We do not quarrel with the proposition that a receiver of a bankrupt or debtor under the Bankruptcy Act is an officer of the court who stands in the same position with respect to the filing of proofs of claim as a trustee in bankruptcy. And we are willing to assume for the purposes of this case that all the debtor's employees were in a broad sense employees of the receivers. But it does not follow that the delivery by the post office of letters of claim to an unidentified employee of the debtor amounted to the filing of the letters with the receivers within the meaning of the Orcutt rule when, as appears in this case, the letters never did in fact come into the hands of the receivers or the referee.
In Re Lathrop, Haskins & Co., 2 Cir., 1912, 197 F. 164, it appeared that a proof of claim had been handed to an employee of the trustee of the bankrupt but had not subsequently been delivered to the referee. The claimant contended that the delivery of the claim to the trustee's employee amounted to a filing with the court or the referee within the meaning of the statute and relied upon the Orcutt case. The Court of Appeals for the Second Circuit declined, however, to apply the rule of the Orcutt case to these facts saying, 197 F. at page 165:
"The brief states that the proof of claim was not only filed with the trustee's employe, but was so filed 'in the trustee's office.' But we are not able to find in the record anything to sustain the statement that the claim was actually filed in the trustee's office. If this were established as a fact, the situation would be different. Delivery of a claim in the trustee's office to a person who is apparently employed in transacting the trustee's business, and whose employment as such is not disputed, might make out a prima facie case within the decision of the Supreme Court. But here all that appears is that the trustee employed Barnaby, in what work he was employed is not shown, for aught that appears he may have been an appraiser or keeper, who had nothing at all to do with the office work; and the paper may have been handed to him at some place remote from the trustee's office, possibly even in some other district. The provision limiting the time for filing claims is a wholesome one, promptness in winding up bankrupt's estates is desirable, and we are unwilling to extend the exception recognized by the Supreme Court beyond the limits to which that tribunal has gone."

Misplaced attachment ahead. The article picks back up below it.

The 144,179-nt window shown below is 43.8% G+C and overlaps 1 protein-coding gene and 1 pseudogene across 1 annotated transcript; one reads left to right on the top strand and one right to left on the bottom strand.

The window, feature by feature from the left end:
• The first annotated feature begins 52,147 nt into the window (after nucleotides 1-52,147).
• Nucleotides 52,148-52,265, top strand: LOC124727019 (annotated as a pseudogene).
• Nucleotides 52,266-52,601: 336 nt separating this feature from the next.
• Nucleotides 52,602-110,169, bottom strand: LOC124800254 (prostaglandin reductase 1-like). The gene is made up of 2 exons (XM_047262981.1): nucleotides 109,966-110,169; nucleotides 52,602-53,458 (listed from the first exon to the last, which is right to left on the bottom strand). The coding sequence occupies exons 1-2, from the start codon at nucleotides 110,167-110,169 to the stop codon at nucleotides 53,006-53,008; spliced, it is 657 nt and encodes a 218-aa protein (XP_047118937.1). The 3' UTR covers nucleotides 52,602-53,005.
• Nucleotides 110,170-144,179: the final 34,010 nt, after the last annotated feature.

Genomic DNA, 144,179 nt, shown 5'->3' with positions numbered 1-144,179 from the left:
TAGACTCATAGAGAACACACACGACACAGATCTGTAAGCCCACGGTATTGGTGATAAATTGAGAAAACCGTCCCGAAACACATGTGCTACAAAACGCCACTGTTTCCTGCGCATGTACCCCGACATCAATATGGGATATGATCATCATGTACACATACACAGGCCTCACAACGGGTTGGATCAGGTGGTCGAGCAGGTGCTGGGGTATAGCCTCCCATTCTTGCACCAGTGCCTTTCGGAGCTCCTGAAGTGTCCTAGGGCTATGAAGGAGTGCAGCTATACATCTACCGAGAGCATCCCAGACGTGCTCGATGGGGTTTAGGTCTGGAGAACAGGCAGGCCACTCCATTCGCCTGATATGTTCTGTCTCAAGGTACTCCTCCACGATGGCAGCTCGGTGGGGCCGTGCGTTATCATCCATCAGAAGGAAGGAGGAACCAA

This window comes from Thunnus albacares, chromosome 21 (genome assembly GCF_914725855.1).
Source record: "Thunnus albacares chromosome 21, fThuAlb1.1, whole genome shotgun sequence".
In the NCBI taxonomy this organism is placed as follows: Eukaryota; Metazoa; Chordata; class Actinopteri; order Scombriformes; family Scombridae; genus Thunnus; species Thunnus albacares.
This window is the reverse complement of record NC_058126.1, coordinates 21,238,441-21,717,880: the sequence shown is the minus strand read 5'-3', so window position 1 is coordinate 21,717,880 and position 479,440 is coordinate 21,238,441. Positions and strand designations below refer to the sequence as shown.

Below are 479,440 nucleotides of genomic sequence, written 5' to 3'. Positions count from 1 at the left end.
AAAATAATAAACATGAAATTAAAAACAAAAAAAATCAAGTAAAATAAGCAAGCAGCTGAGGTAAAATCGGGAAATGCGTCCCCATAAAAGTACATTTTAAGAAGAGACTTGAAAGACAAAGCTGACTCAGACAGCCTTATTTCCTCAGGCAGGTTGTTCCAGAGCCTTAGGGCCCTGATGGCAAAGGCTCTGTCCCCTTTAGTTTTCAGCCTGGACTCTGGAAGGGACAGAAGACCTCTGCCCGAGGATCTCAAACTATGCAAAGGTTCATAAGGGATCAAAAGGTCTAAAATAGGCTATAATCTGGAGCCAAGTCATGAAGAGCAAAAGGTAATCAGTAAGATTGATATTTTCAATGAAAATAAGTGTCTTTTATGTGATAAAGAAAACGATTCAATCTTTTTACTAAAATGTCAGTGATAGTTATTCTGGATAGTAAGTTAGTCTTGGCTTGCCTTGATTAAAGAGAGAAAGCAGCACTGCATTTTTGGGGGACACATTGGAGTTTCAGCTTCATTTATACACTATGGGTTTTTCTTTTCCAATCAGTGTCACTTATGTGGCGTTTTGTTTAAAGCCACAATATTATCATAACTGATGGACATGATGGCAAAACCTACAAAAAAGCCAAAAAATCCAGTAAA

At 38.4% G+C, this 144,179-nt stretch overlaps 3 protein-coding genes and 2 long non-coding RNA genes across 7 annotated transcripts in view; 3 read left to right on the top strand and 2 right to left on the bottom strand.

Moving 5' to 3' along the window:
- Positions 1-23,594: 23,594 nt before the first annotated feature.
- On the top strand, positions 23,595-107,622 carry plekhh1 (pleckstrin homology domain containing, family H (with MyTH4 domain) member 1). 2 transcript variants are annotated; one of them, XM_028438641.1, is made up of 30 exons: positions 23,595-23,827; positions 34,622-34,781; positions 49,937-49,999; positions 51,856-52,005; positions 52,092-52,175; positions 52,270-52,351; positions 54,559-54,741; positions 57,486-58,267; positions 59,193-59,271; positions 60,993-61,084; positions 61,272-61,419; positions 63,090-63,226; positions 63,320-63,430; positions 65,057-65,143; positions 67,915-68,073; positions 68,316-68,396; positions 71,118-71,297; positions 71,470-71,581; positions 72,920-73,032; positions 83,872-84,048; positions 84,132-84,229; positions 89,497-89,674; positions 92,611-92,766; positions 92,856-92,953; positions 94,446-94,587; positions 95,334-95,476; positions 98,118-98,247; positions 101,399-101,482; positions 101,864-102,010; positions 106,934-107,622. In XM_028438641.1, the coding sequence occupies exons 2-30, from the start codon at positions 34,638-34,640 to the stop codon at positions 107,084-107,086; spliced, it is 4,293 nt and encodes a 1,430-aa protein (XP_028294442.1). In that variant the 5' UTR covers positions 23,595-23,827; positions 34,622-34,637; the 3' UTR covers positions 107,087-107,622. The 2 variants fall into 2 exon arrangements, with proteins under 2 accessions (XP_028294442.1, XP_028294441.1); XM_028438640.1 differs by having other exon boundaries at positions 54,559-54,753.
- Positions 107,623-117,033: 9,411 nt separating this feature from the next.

We are in accord with the view of our brethern of the Second Circuit that the exception recognized by the Supreme Court in the Orcutt case may not properly be extended beyond those cases in which a proof of claim has been delivered to the trustee personally or to an employee in the trustee's office who is apparently empowered to transact such office business as the receipt of claims. In Re Supernit, 3 Cir., 1950, 186 F.2d 130, Chief Judge Biggs of this court pointed out that a strict rule in the matter of proof of claims has always been observed in this circuit and in that case our court applied it to a proceeding under Chapter XI. We think that the normal rule should not be relaxed in this case. It would be extending the Orcutt rule beyond reasonable limits to hold that delivery of a claim to any employee of a trustee or receiver without regard to the place of delivery or the nature of the employee's work would constitute a filing with the trustee or receiver even though the claim never came to his knowledge or to that of the referee and the other creditors.
It was, therefore, incumbent upon the government in this case to show that the letters of August 1, 1951, upon which it relies as informal proofs of claim, were either delivered personally to one of the receivers or to an employee in the receivers' office who was clothed with at least apparent authority to transact the business of receiving such proofs for the receivers.The government wholly failed to carry the burden of proof thus laid upon it. All that it showed was that the letters of August 1, 1951 had been sent to the debtor by registered mail addressed to 46 Oliver Street, Newark. Any presumption arising from the mailing that the letters were received by the receivers of the debtor was rebutted by the testimony of one of them that neither he nor his co-receiver had received the letters and that they had not been brought to their attention prior to October 9, 1951. Moreover, although registered return receipts had been demanded by the Civil Aeronautics Administration when it mailed the letters, those receipts were not produced although presumably they would have contained the signature of the recipient of the letters. Finally there is indication in the record that the receivers' office was at a different location, i.e., 744 Broad Street, from the place, 46 Oliver Street, to which the letters were mailed. There was no evidence whatever that the letters of August 1, 1951 were delivered to the receivers or to an employee in the office of the receivers clothed with apparent authority to receive ...